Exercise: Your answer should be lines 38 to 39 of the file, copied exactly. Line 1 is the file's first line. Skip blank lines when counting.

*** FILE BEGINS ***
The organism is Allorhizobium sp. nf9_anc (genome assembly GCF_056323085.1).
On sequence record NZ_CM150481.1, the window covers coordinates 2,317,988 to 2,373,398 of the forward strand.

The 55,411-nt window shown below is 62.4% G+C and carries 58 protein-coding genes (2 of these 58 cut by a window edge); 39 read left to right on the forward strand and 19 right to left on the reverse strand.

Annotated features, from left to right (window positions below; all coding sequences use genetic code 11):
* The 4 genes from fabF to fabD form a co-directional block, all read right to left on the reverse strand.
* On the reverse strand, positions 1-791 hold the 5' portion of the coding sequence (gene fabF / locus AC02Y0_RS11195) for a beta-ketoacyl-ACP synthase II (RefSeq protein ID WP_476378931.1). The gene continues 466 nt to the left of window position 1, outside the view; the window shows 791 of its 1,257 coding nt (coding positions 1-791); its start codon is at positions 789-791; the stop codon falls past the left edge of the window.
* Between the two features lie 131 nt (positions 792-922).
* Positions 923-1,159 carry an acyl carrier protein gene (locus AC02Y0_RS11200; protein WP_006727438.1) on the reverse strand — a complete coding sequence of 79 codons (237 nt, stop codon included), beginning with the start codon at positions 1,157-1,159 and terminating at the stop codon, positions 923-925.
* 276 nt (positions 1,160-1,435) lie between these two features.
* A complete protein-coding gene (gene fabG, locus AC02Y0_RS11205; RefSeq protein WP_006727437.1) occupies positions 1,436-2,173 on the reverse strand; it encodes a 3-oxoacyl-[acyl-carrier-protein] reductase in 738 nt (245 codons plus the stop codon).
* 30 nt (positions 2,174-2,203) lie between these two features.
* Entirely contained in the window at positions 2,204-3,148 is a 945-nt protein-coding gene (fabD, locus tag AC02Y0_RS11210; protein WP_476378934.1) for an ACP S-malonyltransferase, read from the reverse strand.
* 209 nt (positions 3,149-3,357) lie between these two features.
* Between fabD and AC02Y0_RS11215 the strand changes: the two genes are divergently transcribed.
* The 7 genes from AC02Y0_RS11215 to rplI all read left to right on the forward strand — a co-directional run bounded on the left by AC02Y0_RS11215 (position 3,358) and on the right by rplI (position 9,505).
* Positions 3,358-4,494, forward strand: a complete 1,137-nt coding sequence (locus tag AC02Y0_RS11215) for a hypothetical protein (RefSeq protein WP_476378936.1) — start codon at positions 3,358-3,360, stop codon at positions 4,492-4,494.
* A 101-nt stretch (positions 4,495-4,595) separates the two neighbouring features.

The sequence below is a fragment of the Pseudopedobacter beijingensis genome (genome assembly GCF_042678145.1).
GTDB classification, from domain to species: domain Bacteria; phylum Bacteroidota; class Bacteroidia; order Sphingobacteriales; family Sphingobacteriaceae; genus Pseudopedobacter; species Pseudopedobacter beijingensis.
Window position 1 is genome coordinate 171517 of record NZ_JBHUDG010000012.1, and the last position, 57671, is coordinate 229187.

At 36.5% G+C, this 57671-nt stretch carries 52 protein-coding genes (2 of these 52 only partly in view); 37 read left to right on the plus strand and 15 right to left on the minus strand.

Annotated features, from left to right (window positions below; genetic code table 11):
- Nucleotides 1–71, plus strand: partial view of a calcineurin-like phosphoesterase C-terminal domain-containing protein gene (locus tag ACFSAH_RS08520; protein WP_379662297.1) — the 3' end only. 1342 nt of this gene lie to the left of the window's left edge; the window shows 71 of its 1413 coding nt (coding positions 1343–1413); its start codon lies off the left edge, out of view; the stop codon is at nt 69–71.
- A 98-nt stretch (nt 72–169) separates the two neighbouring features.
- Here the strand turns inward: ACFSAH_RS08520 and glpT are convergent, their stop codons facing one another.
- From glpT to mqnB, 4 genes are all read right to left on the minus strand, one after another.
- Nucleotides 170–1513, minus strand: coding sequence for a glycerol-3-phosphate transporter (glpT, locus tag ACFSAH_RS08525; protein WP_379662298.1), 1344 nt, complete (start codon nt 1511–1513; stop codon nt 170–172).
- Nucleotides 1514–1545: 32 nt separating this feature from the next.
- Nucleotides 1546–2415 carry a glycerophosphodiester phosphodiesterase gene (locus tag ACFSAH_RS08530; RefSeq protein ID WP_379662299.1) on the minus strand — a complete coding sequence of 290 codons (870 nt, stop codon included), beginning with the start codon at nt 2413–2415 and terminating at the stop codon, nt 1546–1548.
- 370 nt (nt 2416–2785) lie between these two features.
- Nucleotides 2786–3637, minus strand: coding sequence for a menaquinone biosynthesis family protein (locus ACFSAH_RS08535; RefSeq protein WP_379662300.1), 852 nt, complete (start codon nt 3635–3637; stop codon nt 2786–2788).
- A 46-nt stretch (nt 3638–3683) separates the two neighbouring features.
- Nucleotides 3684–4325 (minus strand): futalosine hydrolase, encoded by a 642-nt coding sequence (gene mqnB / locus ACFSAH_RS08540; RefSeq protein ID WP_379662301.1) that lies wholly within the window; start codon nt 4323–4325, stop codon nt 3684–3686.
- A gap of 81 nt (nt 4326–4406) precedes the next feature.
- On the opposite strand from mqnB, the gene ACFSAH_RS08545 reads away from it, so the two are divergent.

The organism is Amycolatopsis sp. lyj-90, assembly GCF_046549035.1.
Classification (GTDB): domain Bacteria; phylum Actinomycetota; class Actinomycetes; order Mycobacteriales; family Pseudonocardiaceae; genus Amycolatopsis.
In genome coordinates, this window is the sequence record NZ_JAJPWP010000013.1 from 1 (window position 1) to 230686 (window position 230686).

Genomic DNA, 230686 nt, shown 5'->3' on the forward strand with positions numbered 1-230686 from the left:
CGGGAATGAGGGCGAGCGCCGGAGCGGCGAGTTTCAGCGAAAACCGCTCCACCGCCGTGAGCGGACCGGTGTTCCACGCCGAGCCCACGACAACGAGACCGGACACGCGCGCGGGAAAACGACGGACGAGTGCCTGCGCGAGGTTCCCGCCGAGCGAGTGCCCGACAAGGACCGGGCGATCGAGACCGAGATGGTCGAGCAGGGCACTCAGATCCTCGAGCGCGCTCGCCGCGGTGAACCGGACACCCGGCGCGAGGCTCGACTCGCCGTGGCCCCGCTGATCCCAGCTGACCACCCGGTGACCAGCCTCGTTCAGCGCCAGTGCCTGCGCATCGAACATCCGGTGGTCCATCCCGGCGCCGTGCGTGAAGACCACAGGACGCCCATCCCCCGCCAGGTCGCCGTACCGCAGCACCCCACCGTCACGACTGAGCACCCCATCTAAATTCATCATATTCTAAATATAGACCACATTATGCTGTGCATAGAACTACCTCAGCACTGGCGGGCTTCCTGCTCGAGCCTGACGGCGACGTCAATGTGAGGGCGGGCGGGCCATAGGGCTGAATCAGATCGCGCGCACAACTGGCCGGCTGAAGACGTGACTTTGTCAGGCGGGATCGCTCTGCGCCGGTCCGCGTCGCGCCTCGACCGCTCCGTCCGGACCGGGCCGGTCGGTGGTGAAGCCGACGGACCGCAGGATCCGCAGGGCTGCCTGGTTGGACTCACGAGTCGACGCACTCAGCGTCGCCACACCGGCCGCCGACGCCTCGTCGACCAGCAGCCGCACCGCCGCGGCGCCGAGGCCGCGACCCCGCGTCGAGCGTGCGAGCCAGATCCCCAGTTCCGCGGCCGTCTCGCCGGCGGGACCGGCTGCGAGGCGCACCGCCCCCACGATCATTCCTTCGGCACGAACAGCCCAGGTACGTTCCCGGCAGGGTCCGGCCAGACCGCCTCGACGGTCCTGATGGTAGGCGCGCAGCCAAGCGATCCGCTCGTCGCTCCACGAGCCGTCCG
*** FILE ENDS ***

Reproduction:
In genome coordinates, this window is the sequence record NZ_JAJPWP010000013.1 from 1 (window position 1) to 230686 (window position 230686).

Genomic DNA, 230686 nt, shown 5'->3' on the forward strand with positions numbered 1-230686 from the left: